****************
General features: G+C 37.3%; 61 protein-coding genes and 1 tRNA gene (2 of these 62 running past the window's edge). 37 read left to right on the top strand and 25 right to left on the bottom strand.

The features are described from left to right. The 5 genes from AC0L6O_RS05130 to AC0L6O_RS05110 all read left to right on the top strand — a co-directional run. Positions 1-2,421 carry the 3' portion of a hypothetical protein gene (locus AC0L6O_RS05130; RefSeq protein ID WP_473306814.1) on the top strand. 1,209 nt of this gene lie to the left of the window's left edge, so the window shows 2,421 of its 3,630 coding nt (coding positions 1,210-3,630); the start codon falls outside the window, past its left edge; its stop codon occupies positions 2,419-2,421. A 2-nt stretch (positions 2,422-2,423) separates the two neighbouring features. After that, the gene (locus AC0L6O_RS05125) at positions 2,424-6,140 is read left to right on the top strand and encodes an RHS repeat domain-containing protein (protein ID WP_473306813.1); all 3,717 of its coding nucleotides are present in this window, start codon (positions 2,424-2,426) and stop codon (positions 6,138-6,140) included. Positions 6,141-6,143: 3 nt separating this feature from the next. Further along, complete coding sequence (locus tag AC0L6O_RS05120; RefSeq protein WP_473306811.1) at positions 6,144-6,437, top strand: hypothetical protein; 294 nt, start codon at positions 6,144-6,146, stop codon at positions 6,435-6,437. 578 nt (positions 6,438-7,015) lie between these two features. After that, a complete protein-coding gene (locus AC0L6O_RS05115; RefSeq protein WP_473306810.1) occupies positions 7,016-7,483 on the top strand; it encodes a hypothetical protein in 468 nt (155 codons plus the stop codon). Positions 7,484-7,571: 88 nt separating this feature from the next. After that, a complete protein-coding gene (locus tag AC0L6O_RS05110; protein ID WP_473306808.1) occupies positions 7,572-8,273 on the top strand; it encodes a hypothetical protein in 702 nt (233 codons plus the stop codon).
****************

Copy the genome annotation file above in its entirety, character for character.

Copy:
General features: G+C 37.3%; 61 protein-coding genes and 1 tRNA gene (2 of these 62 running past the window's edge). 37 read left to right on the top strand and 25 right to left on the bottom strand.

The features are described from left to right. The 5 genes from AC0L6O_RS05130 to AC0L6O_RS05110 all read left to right on the top strand — a co-directional run. Positions 1-2,421 carry the 3' portion of a hypothetical protein gene (locus AC0L6O_RS05130; RefSeq protein ID WP_473306814.1) on the top strand. 1,209 nt of this gene lie to the left of the window's left edge, so the window shows 2,421 of its 3,630 coding nt (coding positions 1,210-3,630); the start codon falls outside the window, past its left edge; its stop codon occupies positions 2,419-2,421. A 2-nt stretch (positions 2,422-2,423) separates the two neighbouring features. After that, the gene (locus AC0L6O_RS05125) at positions 2,424-6,140 is read left to right on the top strand and encodes an RHS repeat domain-containing protein (protein ID WP_473306813.1); all 3,717 of its coding nucleotides are present in this window, start codon (positions 2,424-2,426) and stop codon (positions 6,138-6,140) included. Positions 6,141-6,143: 3 nt separating this feature from the next. Further along, complete coding sequence (locus tag AC0L6O_RS05120; RefSeq protein WP_473306811.1) at positions 6,144-6,437, top strand: hypothetical protein; 294 nt, start codon at positions 6,144-6,146, stop codon at positions 6,435-6,437. 578 nt (positions 6,438-7,015) lie between these two features. After that, a complete protein-coding gene (locus AC0L6O_RS05115; RefSeq protein WP_473306810.1) occupies positions 7,016-7,483 on the top strand; it encodes a hypothetical protein in 468 nt (155 codons plus the stop codon). Positions 7,484-7,571: 88 nt separating this feature from the next. After that, a complete protein-coding gene (locus tag AC0L6O_RS05110; protein ID WP_473306808.1) occupies positions 7,572-8,273 on the top strand; it encodes a hypothetical protein in 702 nt (233 codons plus the stop codon).